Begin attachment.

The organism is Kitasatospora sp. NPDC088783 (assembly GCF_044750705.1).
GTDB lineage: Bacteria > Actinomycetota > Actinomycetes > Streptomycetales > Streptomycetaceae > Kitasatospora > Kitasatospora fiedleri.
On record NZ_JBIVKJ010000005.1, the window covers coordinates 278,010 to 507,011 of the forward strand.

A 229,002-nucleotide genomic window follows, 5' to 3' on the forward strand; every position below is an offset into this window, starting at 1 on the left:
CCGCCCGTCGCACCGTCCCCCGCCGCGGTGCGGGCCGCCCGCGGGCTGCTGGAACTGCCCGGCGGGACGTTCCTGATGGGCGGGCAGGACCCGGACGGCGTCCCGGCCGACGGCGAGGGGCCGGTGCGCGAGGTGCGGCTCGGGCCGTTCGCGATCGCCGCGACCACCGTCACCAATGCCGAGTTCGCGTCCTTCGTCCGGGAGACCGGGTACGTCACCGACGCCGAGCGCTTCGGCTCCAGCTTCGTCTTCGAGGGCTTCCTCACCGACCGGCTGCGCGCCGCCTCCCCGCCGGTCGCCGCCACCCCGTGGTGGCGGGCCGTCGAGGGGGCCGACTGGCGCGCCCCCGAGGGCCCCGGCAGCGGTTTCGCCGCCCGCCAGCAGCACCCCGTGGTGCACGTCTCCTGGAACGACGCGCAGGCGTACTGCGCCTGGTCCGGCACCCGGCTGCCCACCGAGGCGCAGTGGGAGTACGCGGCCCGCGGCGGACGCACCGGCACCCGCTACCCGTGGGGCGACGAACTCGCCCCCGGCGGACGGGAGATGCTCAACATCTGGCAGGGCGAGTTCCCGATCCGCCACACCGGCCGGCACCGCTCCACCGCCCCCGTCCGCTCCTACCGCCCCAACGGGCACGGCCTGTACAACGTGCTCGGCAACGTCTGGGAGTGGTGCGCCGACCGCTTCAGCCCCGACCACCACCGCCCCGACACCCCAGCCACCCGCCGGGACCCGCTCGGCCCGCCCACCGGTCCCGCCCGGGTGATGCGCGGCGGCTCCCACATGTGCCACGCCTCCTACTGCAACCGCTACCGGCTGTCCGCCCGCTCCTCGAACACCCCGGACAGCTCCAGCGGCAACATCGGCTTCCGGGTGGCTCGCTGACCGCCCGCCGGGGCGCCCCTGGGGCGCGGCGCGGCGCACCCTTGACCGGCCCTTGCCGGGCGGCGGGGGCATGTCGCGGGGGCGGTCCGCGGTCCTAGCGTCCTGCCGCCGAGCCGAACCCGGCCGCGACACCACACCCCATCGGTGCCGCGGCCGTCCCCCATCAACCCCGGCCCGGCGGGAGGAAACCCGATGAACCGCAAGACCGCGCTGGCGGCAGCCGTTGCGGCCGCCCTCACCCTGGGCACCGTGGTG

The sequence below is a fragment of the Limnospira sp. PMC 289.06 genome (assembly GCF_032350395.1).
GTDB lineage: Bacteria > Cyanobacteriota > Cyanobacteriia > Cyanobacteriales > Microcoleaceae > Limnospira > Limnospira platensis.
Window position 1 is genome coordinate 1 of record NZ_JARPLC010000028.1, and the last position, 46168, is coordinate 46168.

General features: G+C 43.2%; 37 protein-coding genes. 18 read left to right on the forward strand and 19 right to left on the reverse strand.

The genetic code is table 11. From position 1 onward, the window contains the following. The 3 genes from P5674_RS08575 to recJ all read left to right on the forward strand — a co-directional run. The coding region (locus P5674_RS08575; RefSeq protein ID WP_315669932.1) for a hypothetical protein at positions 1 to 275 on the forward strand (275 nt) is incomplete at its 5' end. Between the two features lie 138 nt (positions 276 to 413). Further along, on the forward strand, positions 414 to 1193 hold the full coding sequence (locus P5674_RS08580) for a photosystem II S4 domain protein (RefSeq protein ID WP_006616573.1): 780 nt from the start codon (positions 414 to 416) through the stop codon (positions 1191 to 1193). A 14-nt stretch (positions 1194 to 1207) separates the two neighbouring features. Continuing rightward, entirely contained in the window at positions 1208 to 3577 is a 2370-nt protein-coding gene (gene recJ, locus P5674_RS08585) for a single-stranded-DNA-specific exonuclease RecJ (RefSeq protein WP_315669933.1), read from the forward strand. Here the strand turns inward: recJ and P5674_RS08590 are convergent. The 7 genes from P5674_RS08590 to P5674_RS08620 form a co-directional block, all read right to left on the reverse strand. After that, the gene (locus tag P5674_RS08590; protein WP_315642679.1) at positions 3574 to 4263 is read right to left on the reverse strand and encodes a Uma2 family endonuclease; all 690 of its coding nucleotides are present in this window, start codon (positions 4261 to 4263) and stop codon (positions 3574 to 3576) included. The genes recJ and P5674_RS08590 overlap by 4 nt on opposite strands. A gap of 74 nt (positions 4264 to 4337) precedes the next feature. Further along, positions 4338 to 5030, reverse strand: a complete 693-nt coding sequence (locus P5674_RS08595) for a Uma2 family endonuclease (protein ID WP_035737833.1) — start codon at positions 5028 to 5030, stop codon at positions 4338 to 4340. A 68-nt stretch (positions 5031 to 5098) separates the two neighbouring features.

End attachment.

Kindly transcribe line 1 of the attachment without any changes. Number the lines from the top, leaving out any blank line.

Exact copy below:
The organism is Kitasatospora sp. NPDC088783 (assembly GCF_044750705.1).